As the Facebook / Cambridge Analytica story shows, data is now the most valuable asset to have and the costliest to lose control of. In 2017 alone, an average data breach would cost a business to the tune of $3.62 million - by the time the dust has settled and legal fees have been paid. The onset of the General Data Protection Regulation, or GDPR, is likely to make data leaks even costlier, adding a hefty fine of up to 4% of annual global turnover on top. With the requirement to report a loss of non-encrypted personal EU customer data directly to those affected within a 72-hour window, the likelihood of resulting bad publicity is only bound to increase.
Would your customers and business partners automatically equate a data breach being a breach of their trust? Not necessarily.
If you as a business can show you’ve done everything you possibly could to prevent bad things from happening, you have a lot to gain. Including increased consumer loyalty, less regulatory scrutiny and stronger business partnerships in the future.
Here are top five things you have to get right:
- Communicate with confidence: nobody can make you feel bad without your permission.
With the likelihood of a data breach as high as 1 in 4, accept that bad things will happen, eventually. However, it’s your reaction to the events as a business that’s going to be remembered. Ensure you have the right issues management process and team in place to respond to any adverse events with the knowledge, confidence and humility that will instil consumer trust in your systems, processes and governance. Invest in updating crisis communication playbooks, protocols and procedures. Train spokespeople to use the appropriate tone of voice. Ensure the right people within the company are taking the right levels of responsibility in a timely manner.
- Build customer loyalty programmes to last.
Do more than provide customers with the products, services and the help they ask for. Become an information resource, including on social media. As customers grow to trust you, they won’t look for other sources for their products – or information updates on that data breach or another business issue you may be facing further down the line.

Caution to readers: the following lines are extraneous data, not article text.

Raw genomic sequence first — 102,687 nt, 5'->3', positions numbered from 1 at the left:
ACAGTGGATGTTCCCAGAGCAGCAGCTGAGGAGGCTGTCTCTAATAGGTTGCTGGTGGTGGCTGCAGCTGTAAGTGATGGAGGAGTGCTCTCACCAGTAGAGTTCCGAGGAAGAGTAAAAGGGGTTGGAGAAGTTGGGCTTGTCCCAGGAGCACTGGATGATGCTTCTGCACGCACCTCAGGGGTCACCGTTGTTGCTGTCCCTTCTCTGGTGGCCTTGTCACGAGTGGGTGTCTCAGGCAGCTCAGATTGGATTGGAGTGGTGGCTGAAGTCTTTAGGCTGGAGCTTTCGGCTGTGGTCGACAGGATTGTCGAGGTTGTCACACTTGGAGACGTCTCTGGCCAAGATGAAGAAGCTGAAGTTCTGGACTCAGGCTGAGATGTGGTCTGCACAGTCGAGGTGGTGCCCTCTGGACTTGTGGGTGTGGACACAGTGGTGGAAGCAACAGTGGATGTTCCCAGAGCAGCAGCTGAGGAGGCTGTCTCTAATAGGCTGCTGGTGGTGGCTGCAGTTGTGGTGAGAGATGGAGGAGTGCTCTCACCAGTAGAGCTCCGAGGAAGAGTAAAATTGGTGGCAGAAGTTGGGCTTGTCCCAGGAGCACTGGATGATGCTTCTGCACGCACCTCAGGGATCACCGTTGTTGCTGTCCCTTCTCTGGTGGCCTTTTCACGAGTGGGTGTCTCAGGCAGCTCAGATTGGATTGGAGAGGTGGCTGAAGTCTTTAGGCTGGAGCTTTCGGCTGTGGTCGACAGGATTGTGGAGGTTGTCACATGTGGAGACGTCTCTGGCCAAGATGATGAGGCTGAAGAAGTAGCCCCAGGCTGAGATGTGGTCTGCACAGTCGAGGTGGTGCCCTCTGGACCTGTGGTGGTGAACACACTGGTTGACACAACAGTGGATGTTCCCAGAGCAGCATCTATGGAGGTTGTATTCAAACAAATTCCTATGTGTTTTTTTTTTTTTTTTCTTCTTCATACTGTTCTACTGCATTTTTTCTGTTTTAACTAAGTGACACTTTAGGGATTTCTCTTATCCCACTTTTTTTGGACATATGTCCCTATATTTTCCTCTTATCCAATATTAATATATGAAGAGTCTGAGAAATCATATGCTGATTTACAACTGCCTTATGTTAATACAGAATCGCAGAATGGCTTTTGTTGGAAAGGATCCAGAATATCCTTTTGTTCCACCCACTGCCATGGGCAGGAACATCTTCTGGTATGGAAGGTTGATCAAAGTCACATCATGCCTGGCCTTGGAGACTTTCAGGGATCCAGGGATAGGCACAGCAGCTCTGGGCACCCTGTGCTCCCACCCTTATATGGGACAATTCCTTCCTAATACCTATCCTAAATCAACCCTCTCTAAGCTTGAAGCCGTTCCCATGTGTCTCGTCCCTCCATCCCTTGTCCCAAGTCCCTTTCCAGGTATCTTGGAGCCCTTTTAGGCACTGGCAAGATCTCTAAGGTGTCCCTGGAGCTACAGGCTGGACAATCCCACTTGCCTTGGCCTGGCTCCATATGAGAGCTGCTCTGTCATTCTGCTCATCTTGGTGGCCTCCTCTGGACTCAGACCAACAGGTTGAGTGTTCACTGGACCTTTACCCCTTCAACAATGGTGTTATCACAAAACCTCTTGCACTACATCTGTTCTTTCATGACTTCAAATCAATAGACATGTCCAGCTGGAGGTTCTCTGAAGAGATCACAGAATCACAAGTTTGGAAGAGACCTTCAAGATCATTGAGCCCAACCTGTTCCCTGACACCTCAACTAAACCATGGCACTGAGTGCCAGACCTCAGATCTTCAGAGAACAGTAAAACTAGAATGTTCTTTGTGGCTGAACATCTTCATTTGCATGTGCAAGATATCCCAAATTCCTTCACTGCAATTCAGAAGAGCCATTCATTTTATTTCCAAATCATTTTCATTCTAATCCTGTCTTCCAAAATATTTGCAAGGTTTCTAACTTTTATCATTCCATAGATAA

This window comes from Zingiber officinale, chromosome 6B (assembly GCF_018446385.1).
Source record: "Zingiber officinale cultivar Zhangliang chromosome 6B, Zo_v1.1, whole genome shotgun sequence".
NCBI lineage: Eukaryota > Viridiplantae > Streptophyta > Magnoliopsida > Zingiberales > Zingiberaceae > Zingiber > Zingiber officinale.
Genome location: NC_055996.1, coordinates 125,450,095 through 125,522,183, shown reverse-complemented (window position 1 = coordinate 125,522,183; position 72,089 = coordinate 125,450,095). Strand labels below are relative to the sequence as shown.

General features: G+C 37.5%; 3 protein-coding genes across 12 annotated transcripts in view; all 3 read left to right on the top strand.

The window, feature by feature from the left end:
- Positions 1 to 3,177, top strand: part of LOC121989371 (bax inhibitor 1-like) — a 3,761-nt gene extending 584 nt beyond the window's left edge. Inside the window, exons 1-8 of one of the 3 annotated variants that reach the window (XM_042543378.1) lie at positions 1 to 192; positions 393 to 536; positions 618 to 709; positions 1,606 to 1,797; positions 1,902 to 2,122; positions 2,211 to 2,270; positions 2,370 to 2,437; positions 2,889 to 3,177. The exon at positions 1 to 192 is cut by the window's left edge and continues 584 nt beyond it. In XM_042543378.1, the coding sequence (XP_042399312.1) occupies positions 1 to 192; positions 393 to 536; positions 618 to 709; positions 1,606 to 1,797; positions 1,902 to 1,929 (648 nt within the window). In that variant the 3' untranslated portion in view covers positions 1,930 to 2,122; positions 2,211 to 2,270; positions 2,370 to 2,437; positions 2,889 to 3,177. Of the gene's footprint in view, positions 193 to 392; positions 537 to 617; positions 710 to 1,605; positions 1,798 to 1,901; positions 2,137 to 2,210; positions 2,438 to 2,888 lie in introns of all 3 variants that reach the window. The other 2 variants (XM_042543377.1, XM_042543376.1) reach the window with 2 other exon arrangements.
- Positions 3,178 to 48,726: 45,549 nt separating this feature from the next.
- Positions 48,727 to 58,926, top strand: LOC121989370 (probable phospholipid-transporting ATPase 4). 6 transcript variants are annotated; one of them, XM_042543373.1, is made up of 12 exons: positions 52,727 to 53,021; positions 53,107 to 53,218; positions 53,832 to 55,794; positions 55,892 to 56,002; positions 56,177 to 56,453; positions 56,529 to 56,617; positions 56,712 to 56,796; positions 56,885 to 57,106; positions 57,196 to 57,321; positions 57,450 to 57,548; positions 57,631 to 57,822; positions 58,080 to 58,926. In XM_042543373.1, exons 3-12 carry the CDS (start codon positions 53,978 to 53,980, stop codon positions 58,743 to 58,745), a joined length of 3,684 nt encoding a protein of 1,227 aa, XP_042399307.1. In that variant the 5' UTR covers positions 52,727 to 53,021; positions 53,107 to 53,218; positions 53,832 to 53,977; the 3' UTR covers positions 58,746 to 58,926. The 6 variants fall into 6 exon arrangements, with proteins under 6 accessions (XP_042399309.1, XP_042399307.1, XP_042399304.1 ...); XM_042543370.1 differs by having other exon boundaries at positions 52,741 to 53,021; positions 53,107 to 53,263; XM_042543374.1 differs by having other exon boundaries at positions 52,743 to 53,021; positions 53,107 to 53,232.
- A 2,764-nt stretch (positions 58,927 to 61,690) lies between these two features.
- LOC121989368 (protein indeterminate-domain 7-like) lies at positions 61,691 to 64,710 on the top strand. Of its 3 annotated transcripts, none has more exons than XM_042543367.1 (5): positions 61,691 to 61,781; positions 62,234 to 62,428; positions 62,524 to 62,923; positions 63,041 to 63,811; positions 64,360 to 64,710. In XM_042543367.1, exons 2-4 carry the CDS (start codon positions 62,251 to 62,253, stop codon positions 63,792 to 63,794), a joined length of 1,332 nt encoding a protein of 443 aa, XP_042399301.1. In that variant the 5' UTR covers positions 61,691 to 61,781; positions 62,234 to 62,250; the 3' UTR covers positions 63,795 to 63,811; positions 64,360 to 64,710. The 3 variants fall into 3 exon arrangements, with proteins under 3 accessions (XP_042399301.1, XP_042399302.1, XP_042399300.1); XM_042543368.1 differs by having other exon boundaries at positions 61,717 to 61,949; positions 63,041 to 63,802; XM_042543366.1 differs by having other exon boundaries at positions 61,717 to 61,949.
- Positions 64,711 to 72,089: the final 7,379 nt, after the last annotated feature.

- Watch your data close, and that of your suppliers even closer
As the Tesco / Travelex data breach shows, businesses can be impacted of their 3rd party white label service providers’ issues. Pick your suppliers wisely, and have a mechanism in place whereby you know how your customer data is being used and what safeguards are in place to prevent GDPR non-compliance. Run regular issues management drills in collaboration with 3rd parties to ensure everyone knows their roles and responsibilities, and has had a chance to experience what it’s like to be in your business partners’ shoes.
- Make data protection everyone’s responsivity, not just the CISO’s!
Educate and empower employees when it comes to data management and security. While as a business you can have the best IT defences and the best Chief Information Security Officer on staff, it’s important that your workforce and contractors know not to let cyber-criminals in via weak passwords, phishing emails and human error. Staff should know how and where to report any irregularities and see data protection as part of their job. By streamlining internal communication channels and investing in training, you will help your C-suite receive more accurate and timely information on any data breaches and cyber threats in real time – thereby helping to make a difference to their public communications on the matter.
- Invest in specialist solutions providers and have them on a speed dial.
Operational considerations and preparedness would always dictate your communications response to a data breach. Having best-in-class solutions helps show that you’ve done your best as a business. Communications, operational and legal responses to data breaches must go hand-in-glove in order to help mitigate any reputational fallout, enabling senior business leaders to respond quickly and appropriately when a data breach happens.
Data breaches and information leaks in light of GDPR should not be seen as a threat. It’s a real opportunity to strengthen your organisational resistance to costly and embarrassing data leaks and cyber-attacks. It’s a reason to improve your business processes and data security protocols. An opportunity to review your corporate ability to respond to reputational issues and to dust off your crisis protocols, as well as to run some internal trainings.
Training your communications muscle on a regular basis would not only make your business feel healthier on a daily basis. It would also help you build resistance to unexpected instances of issues management – making you fit enough and ready to face a media sprint or a marathon.
This blog appeared earlier on TEISS